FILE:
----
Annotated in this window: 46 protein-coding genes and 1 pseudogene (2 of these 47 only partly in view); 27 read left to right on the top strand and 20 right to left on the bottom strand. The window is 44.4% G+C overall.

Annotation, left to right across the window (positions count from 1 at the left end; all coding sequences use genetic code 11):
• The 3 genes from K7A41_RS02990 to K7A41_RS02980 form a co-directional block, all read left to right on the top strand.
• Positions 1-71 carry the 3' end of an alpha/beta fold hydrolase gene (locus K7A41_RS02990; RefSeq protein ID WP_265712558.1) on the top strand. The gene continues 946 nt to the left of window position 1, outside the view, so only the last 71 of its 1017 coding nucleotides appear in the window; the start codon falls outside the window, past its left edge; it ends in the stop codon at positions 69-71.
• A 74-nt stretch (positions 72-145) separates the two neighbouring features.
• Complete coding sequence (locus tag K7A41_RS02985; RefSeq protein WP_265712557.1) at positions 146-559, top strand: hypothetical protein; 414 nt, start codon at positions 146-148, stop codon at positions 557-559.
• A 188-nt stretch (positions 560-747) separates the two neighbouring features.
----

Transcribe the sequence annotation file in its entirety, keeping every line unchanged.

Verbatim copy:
Annotated in this window: 46 protein-coding genes and 1 pseudogene (2 of these 47 only partly in view); 27 read left to right on the top strand and 20 right to left on the bottom strand. The window is 44.4% G+C overall.

Annotation, left to right across the window (positions count from 1 at the left end; all coding sequences use genetic code 11):
• The 3 genes from K7A41_RS02990 to K7A41_RS02980 form a co-directional block, all read left to right on the top strand.
• Positions 1-71 carry the 3' end of an alpha/beta fold hydrolase gene (locus K7A41_RS02990; RefSeq protein ID WP_265712558.1) on the top strand. The gene continues 946 nt to the left of window position 1, outside the view, so only the last 71 of its 1017 coding nucleotides appear in the window; the start codon falls outside the window, past its left edge; it ends in the stop codon at positions 69-71.
• A 74-nt stretch (positions 72-145) separates the two neighbouring features.
• Complete coding sequence (locus tag K7A41_RS02985; RefSeq protein WP_265712557.1) at positions 146-559, top strand: hypothetical protein; 414 nt, start codon at positions 146-148, stop codon at positions 557-559.
• A 188-nt stretch (positions 560-747) separates the two neighbouring features.